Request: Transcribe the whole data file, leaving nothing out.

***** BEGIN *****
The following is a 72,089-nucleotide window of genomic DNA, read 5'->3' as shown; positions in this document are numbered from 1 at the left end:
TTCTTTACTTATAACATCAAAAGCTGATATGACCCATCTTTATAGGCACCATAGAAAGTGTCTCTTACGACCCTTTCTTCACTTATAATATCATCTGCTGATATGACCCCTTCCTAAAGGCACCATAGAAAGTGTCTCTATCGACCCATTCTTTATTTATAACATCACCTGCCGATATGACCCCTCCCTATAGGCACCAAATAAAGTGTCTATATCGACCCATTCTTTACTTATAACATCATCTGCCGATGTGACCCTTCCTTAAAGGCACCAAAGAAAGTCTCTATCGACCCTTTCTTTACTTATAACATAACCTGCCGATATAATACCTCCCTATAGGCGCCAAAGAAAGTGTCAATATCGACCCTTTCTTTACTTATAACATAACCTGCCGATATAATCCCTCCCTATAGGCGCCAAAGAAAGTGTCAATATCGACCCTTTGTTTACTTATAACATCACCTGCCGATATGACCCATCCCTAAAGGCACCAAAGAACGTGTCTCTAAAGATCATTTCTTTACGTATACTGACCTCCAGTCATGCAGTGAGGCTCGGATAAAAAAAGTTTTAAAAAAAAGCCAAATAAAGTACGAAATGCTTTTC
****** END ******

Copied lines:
The following is a 72,089-nucleotide window of genomic DNA, read 5'->3' as shown; positions in this document are numbered from 1 at the left end:
TTCTTTACTTATAACATCAAAAGCTGATATGACCCATCTTTATAGGCACCATAGAAAGTGTCTCTTACGACCCTTTCTTCACTTATAATATCATCTGCTGATATGACCCCTTCCTAAAGGCACCATAGAAAGTGTCTCTATCGACCCATTCTTTATTTATAACATCACCTGCCGATATGACCCCTCCCTATAGGCACCAAATAAAGTGTCTATATCGACCCATTCTTTACTTATAACATCATCTGCCGATGTGACCCTTCCTTAAAGGCACCAAAGAAAGTCTCTATCGACCCTTTCTTTACTTATAACATAACCTGCCGATATAATACCTCCCTATAGGCGCCAAAGAAAGTGTCAATATCGACCCTTTCTTTACTTATAACATAACCTGCCGATATAATCCCTCCCTATAGGCGCCAAAGAAAGTGTCAATATCGACCCTTTGTTTACTTATAACATCACCTGCCGATATGACCCATCCCTAAAGGCACCAAAGAACGTGTCTCTAAAGATCATTTCTTTACGTATACTGACCTCCAGTCATGCAGTGAGGCTCGGATAAAAAAAGTTTTAAAAAAAAGCCAAATAAAGTACGAAATGCTTTTC